The Institute for Turnaround is located on Mayfair’s Dover Street, and measures over 6, 000 sq ft. At a time of great upheaval in all consumer sectors, particularly retail, the store is an increasingly key body within the space. As such, it was a real honour for The MBS Group to host outgoing chairman Iain MacRitchie at a dinner event at The Delaunay in central London. He was accompanied by Richard Pennycook, chief executive of the Co-operative Group and Iain’s incoming replacement as PFT chair, himself boasting decades of experience in turnaround situations with different businesses.
Once Iain and Richard had kicked off proceedings, the discussion quickly centred on the essential qualities for leaders undergoing a turnaround. Interestingly, periods of crisis were cited as sometimes being the easiest part of the situation to deal with. The consensus from those around the table was that it is crucial to manage key stakeholders during the early stages of a turnaround; as one executive said, “panic kills a business.” Instead, companies must concentrate on their key qualities, getting staff at the top and bottom of the organisation on side at the same time.
Throughout, company values were mentioned as especially relevant to dealing with turnarounds. Often, an organisation’s identity is the glue that holds it together, and this is never as apparent as when a business is troubled. Again, establishing and reinforcing company culture often falls in the lap of the CEO and those immediately around him or her: only then will people throughout the organisation buy in to the leadership team’s strategies.
The character of the CEO was another factor held up as particularly important. To be capable of holding up an underperforming business requires particular characteristics, and a slightly masochistic temperament! It is also critical to act as a figurehead when the press gets hold of a story. Without a real leader at the head of a company, uncertainty and doubt can run wild. Qualities that were seen as vital to a CEO in a turnaround situation included decisiveness, intellectual capacity and the ability to reshape popular opinion of a particular situation. All of these are sure to stand any individual in good stead at the helm of a struggling business.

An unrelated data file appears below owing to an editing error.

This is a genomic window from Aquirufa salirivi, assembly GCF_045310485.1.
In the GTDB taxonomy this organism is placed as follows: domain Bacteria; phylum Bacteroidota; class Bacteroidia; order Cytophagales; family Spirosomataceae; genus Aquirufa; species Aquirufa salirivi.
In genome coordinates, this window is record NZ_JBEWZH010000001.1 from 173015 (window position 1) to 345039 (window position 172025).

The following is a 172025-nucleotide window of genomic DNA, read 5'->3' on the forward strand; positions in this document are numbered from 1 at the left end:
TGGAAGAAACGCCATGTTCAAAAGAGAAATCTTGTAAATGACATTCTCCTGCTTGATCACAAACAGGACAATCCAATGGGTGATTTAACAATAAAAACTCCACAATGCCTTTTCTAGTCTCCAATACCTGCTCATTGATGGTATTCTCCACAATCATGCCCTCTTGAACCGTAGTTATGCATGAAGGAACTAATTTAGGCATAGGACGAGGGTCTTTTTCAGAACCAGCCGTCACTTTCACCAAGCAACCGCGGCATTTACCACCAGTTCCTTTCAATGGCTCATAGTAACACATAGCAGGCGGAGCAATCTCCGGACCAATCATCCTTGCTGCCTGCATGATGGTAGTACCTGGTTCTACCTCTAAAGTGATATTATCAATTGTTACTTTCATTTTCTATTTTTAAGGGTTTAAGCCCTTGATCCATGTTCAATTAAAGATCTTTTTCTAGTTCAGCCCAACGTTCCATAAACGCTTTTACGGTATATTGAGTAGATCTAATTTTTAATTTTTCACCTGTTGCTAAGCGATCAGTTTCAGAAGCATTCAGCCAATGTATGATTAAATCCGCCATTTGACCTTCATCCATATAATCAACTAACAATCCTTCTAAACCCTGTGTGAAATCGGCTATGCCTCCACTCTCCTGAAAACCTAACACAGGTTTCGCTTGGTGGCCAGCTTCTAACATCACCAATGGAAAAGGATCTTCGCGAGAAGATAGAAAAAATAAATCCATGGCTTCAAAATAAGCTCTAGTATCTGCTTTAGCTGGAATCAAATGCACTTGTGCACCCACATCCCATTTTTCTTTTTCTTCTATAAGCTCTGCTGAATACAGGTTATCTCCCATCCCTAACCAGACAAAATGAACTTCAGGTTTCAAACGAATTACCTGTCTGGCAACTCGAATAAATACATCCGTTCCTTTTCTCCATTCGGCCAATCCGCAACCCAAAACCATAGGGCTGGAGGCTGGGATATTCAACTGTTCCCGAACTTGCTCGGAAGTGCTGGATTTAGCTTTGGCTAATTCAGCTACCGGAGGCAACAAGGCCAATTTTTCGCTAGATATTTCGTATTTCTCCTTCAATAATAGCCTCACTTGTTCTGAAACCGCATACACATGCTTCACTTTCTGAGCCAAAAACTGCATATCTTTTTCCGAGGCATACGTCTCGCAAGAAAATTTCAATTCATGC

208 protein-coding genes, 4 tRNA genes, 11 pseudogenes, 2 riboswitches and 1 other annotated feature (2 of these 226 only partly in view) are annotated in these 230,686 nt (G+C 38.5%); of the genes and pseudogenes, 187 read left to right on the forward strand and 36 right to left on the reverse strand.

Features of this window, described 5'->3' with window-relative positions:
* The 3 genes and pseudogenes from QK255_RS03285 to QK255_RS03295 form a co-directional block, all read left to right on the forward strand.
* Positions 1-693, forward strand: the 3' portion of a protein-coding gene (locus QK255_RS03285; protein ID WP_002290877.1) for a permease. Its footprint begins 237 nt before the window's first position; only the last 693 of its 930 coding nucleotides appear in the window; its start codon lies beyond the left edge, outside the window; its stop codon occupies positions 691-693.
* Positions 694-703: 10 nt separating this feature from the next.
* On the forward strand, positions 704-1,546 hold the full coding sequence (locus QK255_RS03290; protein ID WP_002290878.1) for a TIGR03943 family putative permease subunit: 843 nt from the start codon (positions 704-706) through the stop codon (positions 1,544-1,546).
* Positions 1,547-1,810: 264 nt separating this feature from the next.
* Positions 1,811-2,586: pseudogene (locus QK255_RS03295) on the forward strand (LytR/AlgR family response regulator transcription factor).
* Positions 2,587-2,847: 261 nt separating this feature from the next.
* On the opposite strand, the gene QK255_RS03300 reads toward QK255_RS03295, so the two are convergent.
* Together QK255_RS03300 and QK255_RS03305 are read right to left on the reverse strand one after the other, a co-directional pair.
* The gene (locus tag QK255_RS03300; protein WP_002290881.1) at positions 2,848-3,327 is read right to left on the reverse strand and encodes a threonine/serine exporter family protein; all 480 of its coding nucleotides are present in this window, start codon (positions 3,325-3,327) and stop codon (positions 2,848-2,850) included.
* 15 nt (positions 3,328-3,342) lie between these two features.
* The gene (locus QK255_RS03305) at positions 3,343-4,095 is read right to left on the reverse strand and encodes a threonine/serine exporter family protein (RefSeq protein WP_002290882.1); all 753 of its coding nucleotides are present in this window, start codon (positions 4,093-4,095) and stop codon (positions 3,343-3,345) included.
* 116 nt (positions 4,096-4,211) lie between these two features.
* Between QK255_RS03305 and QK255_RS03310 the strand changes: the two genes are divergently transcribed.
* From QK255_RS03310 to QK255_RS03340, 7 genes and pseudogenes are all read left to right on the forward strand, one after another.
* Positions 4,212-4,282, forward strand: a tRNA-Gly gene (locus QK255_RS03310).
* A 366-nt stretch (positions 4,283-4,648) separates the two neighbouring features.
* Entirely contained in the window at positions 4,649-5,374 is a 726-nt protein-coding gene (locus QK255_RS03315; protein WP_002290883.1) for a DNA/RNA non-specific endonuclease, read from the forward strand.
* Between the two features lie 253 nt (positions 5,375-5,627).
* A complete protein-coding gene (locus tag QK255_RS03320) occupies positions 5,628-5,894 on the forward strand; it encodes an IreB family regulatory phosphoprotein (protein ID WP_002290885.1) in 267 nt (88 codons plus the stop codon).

The triggers for this kind of strife within businesses were also debated. In a year that has seen several big companies embark on wide-scale transformative programmes, winning the hearts and minds of consumers has never been more important. It was suggested that when a firm’s market share becomes too large, the customer will automatically rebel against monopolistic behaviour. As well as this, disruptive influences (such as the rise of digital industry in the retail space) have forced many companies into big turnarounds in a short space of time. However, one attendee reminded the table that “businesses don’t go bad overnight; it’s usually a gradual thing.”
This pertinent thought is a good summary of the challenges that can confront executives facing a period of turnaround. Consolidating and embodying the company’s values are primary concerns, which can be a profound test of a CEO’s character.